Proto.in, the start-up showcase event that debuted this January, is going national. Chennai, the city that seeded the event, will play host one last time next month before the somewhat unique showcase event begins its rotation across other start-up hubs in the country. The two editions of the event held so far in Chennai have connected 52 start-ups with venture capitalists (VC) and industry experts.
Going places: Proto’s chief organizer Vijay Anand wants to standardize the event’s format following good response.
Proto is perhaps the biggest showcase event to come out of the start-up landscape here in the last two years, outside of annual business plan competitions held by B-schools and technology institutes, such as IIT-Bombay’s Eureka and TiE-ISB, co-hosted by The Indus Entrepreneurs and the Indian School of Business.
The Knowledge Foundation, which organizes Proto.in, was formed by a group of mostly Chennai-based bloggers and tech enthusiasts who put together events such as BarCamp (informal tech conferences) Chennai and WikiCamp.
“We’ve had a great response (to the concept), so we want to standardize the format and move it to different cities. It might be a couple of years before it comes to Chennai again,” says Vijay Anand, chief organizer of Proto. The venue for the January edition moves for the first time beyond the Indian Institute of Technology (IIT) Madras campus—Proto’s birthplace.
More than 500 attendees are expected and at the time of writing this story, 60 start-ups had registered for the event and another 30 are expected before 20 December, the last date for submission of plans. Of this, 25 will be shortlisted to showcase their products before VCs, entrepreneurs and industry experts. The subsequent edition will be held in New Delhi in the third week of July.
Proto can be loosely compared with DEMO, the popular launch pad for new products and technologies held in the Silicon Valley, in its implementation. The difference is in the objective. “Proto’s main aim is to help start-ups validate their businesses, while DEMO helps companies validate their products,” says Anand.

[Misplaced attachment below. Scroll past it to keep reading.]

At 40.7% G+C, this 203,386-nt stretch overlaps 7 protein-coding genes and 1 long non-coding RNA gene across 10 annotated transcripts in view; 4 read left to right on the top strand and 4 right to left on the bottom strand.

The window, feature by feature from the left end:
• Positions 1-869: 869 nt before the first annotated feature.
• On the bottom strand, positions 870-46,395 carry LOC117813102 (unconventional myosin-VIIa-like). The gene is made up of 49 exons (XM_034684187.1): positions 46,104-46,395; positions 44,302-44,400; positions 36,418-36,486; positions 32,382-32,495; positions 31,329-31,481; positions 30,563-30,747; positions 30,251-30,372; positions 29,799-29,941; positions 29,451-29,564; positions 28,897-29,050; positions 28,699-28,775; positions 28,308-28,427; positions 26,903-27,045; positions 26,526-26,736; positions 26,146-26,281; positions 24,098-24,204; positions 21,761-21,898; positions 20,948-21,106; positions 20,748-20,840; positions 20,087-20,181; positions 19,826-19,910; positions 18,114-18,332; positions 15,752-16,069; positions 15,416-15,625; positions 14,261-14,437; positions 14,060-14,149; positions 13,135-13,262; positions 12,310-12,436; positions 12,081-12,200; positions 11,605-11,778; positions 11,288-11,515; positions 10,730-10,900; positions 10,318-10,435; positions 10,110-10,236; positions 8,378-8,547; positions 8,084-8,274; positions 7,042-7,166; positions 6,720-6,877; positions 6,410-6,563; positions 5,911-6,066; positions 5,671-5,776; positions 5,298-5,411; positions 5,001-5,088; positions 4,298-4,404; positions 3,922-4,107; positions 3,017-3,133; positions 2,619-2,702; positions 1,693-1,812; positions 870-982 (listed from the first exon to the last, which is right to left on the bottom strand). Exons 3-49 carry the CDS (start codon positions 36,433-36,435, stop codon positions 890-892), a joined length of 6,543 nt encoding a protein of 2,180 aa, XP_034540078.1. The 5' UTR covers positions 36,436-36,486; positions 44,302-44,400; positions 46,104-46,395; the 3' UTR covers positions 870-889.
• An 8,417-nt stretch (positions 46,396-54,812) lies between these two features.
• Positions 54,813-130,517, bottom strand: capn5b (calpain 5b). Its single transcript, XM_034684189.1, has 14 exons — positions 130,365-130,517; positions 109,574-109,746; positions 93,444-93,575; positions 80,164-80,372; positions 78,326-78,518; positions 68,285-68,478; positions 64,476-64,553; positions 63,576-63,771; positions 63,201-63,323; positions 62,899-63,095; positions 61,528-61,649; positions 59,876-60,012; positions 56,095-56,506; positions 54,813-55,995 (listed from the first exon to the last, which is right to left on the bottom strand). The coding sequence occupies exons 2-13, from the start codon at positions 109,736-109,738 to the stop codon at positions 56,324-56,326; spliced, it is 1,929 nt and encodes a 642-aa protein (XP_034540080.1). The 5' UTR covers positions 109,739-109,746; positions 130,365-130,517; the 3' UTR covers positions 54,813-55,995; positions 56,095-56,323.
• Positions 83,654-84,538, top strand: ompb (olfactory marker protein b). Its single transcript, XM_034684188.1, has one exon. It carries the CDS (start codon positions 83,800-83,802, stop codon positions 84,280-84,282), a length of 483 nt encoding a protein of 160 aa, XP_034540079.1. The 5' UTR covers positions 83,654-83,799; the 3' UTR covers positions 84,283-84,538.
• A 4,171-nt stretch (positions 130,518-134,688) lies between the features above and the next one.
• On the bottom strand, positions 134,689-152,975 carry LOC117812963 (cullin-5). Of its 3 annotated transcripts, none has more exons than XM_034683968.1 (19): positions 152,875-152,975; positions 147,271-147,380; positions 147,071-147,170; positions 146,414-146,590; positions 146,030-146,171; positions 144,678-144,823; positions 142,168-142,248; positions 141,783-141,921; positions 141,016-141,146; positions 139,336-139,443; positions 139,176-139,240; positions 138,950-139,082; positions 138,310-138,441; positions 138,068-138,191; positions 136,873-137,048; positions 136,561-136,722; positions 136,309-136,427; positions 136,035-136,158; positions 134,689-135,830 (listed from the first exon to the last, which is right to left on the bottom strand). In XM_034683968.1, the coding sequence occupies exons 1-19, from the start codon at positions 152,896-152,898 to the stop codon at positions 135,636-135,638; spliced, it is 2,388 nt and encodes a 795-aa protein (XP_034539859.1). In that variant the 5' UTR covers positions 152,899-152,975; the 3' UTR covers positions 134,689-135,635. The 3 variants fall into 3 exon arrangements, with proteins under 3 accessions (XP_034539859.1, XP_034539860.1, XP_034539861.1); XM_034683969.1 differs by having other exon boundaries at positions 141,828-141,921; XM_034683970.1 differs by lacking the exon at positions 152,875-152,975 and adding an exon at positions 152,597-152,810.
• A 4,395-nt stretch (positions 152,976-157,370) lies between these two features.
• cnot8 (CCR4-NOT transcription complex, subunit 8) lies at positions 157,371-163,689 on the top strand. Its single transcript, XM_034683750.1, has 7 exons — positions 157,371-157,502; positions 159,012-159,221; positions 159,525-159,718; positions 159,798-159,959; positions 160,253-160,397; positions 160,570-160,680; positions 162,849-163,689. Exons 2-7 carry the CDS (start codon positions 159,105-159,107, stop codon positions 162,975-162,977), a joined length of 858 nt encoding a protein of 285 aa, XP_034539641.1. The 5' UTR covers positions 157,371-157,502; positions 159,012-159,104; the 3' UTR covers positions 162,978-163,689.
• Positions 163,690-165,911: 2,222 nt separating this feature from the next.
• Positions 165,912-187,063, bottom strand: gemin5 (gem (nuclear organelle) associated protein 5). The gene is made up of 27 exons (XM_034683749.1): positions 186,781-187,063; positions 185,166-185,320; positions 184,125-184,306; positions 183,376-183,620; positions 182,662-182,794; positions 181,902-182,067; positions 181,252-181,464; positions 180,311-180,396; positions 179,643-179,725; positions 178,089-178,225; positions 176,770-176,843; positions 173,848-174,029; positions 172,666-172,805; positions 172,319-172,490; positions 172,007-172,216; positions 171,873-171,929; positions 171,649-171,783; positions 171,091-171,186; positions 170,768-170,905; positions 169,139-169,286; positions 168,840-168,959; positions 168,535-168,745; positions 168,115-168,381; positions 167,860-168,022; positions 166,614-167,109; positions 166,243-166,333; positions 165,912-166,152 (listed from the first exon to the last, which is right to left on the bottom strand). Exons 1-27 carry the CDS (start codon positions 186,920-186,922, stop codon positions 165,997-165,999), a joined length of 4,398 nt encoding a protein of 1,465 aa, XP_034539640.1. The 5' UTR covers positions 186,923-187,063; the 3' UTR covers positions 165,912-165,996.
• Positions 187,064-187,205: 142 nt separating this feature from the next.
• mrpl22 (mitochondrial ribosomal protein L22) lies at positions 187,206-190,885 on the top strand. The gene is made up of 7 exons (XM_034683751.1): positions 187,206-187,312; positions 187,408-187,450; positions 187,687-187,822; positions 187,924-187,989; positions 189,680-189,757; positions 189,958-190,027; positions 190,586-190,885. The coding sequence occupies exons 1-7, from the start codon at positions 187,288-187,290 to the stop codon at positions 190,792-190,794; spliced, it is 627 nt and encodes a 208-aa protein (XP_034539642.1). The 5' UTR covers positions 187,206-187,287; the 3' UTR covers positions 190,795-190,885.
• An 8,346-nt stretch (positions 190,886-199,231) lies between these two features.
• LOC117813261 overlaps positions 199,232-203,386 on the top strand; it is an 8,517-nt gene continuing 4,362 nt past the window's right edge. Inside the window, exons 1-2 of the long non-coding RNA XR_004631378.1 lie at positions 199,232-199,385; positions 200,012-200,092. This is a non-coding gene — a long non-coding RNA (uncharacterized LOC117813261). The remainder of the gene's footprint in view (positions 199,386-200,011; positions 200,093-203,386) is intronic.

Incidentally, the inspiration for the concept came not from DEMO, but from audience interactions at BarCamps. Start-ups used these informal gatherings to demonstrate their product prototypes to a technologically clued in and often brutally honest audience, hoping for feedback and word-of-mouth publicity. This led to the concept of an event purely to showcase start-ups.
Over the next few years, Proto could potentially emerge as the signature start-up event in India. In less than 12 months, the forum has seen participation by close to 200 start-ups and garnered the support of several investors and industry bodies such as the National Association of Software and Service Companies (Nasscom) and the Internet and Mobile Association of India (IAMAI). Twenty-four VCs participated at the event in July this year, including Helion Venture Partners, Nexus India Capital, Matrix Partners India and Clearstone Venture Partners.
Incidentally, there is no commitment of funding at the event—it simply connects start-ups with investors.
At times, very early stage start-ups not ready for funding are in it for feedback from investors and entrepreneurs alike. A few companies short-listed for the last two editions of Proto have since raised seed capital (see graphic).
It is also beginning to attract attention from large technology companies, looking for partnerships or strategic investments. For instance, Siemens Venture Capital, the VC arm of electronics multinational Siemens AG, participated in the last edition.